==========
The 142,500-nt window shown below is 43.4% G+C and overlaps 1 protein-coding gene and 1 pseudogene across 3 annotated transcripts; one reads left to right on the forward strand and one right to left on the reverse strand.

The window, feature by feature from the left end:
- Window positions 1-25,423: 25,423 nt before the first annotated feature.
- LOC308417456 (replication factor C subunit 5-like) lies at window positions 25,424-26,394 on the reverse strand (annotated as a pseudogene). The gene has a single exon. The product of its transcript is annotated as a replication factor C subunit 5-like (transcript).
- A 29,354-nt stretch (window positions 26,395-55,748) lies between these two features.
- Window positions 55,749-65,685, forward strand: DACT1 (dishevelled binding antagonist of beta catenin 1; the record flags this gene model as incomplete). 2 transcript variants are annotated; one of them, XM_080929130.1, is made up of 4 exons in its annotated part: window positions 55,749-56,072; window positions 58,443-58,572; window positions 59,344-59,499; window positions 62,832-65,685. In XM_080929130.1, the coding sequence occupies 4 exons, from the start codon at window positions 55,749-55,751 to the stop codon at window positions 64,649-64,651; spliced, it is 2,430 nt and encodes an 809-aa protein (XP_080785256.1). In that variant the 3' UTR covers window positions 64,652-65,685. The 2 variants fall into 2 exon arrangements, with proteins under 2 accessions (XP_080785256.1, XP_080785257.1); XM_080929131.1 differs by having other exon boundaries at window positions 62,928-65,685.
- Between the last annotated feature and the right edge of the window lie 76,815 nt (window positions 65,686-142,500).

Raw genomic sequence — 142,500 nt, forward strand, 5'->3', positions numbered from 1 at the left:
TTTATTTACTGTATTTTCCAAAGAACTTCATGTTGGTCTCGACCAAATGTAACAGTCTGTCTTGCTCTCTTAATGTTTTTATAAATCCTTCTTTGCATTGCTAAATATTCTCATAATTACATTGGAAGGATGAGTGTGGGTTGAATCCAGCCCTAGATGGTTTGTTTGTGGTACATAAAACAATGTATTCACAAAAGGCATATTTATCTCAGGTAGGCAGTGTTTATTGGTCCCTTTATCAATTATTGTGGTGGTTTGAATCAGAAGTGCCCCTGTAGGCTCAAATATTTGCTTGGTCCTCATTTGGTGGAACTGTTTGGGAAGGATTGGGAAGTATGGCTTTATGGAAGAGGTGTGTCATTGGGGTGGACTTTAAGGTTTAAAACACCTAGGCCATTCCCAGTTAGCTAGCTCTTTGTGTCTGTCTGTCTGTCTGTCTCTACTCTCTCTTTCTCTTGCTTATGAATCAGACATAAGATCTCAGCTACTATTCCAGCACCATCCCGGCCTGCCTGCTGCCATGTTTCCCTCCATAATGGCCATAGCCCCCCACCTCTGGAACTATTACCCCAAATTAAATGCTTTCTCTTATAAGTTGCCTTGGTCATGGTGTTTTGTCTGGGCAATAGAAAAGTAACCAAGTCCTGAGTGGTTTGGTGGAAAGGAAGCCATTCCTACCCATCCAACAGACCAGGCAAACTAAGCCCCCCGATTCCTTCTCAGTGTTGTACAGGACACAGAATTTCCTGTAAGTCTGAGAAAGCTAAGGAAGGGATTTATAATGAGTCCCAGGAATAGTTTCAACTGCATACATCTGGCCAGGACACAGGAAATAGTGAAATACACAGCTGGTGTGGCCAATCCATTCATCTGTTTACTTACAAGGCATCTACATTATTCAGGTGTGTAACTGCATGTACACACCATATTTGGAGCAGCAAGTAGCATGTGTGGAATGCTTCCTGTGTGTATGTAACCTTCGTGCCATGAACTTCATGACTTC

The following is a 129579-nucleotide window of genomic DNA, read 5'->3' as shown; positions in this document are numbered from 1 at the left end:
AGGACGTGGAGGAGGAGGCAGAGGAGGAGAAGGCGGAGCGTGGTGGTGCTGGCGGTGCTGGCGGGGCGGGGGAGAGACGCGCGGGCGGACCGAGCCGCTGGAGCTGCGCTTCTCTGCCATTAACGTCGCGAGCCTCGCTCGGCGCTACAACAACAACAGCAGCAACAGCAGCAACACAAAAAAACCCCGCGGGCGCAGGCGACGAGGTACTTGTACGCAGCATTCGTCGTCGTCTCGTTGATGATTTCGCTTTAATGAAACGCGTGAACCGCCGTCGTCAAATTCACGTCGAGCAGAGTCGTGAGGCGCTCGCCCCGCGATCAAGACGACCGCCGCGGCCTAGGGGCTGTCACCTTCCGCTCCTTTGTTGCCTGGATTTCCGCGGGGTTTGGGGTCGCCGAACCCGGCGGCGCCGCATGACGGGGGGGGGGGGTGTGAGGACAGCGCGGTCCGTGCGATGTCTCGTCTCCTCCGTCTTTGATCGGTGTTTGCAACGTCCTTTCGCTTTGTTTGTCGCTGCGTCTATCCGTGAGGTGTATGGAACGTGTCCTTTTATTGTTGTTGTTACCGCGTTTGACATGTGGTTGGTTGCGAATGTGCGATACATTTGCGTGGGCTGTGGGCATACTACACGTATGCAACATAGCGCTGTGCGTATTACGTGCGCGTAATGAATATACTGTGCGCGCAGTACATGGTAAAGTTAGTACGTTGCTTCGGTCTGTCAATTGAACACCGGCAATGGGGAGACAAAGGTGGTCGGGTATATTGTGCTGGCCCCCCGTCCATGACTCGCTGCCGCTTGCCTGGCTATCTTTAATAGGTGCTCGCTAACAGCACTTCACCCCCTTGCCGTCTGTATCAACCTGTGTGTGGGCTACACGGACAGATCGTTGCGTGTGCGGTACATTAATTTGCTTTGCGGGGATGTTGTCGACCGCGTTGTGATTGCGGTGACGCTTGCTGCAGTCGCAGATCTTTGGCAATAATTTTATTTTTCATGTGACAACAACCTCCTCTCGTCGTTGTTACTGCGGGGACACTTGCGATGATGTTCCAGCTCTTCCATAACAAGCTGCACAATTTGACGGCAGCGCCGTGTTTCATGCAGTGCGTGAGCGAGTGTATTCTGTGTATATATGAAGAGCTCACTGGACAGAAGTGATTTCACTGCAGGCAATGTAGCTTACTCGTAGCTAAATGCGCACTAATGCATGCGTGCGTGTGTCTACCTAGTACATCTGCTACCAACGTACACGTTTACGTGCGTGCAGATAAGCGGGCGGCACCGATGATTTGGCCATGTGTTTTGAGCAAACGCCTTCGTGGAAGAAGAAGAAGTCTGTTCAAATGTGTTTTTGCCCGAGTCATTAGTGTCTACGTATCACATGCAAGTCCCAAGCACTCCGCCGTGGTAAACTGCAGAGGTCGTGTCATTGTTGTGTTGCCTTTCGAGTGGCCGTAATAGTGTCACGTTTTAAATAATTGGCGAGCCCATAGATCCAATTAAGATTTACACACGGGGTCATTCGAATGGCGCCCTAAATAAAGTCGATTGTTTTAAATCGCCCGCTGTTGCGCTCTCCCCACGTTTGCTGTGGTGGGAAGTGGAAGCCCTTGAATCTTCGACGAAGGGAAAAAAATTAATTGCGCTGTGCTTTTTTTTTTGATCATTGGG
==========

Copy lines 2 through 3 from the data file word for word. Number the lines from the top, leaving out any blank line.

The window, feature by feature from the left end:
- Window positions 1-25,423: 25,423 nt before the first annotated feature.